As the entire healthcare system evaluates health IT solutions with the potential to reduce inefficiencies and improve – or at least maintain – health outcomes, care providers are increasingly open to new paradigms of care. Take Children’s Hospital Boston who, through its Community Asthma Initiative (CAI), helped children with asthma make their homes more “asthma-friendly” by conducting home visits and evaluations. In a study reported in the March 2012 issue of Pediatrics, the initiative showed a remarkable result: cost savings AND better outcomes. The program cost $2,529 per child, but saved $3,827 per child with fewer returns to the emergency room and hospital re-admissions.
As care options become increasingly mobile, it’s not surprising that mobile devices are coming along for the ride. Pediatrician Drew Nash in California uses the popular Square to collect patient payments both in the office and on the road.
Of course, the use of mobile devices for any type of sensitive information – especially the valuable combination of ePHI (electronic Protected Health Information) and card holder data – is an IT security or compliance officer’s worst fear and a hacker’s greatest delight. It’s critical that key safeguards are in place. As health IT attorney Tatiana Melnik comments in Healthcare Finance News, “smaller medical practices don’t necessarily have the proper security controls in place. When you are looking at financial data, there are a number of federal and state rules that you have to comply with.” Melnik pointed to recommended best practices such as encryption to protect sensitive information.
Despite the risks, Melnik points out in a recent BYOD (Bring Your Own Device) policy webinar, that the Department of Health and Human Services strongly advocates for the use of mobile devices, with the compelling reasons including:
- improving public health outcomes.
- driving down healthcare costs.
- helping with chronic disease management.
- reminding people to take medications.
- reaching rural areas.
- empowering individuals through education.
As the daughter of a doctor who started his medical practice making house calls along the shores of Lake Michigan, and mother of 5 very active kids, I have to admit both a sentimental and practical “high-five” to the concept of a pediatrician making house calls – sign me up! As a technology fan, I have to think that with the likes of Drew Nash and Tatiana Melnik balancing the risks and benefits of these “new” frontiers, we can establish best security and compliance practices for protecting ePHI both inside and outside the four walls of traditional provider settings.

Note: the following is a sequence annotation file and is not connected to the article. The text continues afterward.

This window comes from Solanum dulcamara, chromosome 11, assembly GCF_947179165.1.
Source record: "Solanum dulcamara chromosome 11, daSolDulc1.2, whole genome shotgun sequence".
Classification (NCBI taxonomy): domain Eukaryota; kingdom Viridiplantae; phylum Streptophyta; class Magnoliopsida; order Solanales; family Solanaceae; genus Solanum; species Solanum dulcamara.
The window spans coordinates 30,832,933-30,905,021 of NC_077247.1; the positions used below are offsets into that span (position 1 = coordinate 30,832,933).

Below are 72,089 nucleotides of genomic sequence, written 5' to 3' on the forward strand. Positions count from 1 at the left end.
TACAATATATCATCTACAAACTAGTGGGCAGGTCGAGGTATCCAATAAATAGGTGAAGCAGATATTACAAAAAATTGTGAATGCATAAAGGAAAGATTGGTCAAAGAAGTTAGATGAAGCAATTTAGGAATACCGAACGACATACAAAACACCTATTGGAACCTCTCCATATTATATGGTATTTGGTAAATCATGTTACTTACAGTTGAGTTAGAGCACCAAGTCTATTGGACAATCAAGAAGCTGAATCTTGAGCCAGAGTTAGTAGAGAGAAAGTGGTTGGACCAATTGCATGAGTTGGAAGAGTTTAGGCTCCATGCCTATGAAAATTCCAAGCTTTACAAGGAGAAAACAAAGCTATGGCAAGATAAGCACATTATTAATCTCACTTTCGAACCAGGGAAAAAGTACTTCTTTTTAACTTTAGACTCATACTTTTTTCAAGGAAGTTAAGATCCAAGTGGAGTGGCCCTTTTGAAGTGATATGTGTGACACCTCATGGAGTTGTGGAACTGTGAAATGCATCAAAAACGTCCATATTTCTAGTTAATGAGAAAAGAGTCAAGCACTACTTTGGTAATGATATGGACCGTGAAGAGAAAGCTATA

About Tatiana Melnik, Health IT Attorney
Tatiana Melnik is an attorney concentrating her practice on IT, data privacy and security, and regulatory compliance. Ms. Melnik regularly writes and speaks on IT legal issues, including HIPAA/HITECH, cloud computing, mobile device policies, telemedicine, and data breach reporting requirements, is a Managing Editor of the Nanotechnology Law and Business Journal, and a former council member of the Michigan Bar Information Technology Law Council.
Ms. Melnik holds a JD from the University of Michigan Law School, a BS in Information Systems and a BBA in International Business, both from the University of North Florida. www.melniklegal.com
About the Author
April Sage has been involved in the IT industry for over two decades, founding first a technology vocational program, and secondly a bioinformatics company supporting the pharmaceutical industry in the development of research portals, drug discovery search engines, and other software systems. Currently, April is the Director Healthcare IT for Online Tech, focusing on HIT thought leadership and the impact of HIPAA/HITECH policy on IT infrastructure and systems. April holds a BGS from the University of Michigan, and is a cohort member of the University of Michigan’s inaugural 2014 Masters Health Informatics program, jointly sponsored by the UofM School of Public Health and UofM School of Information.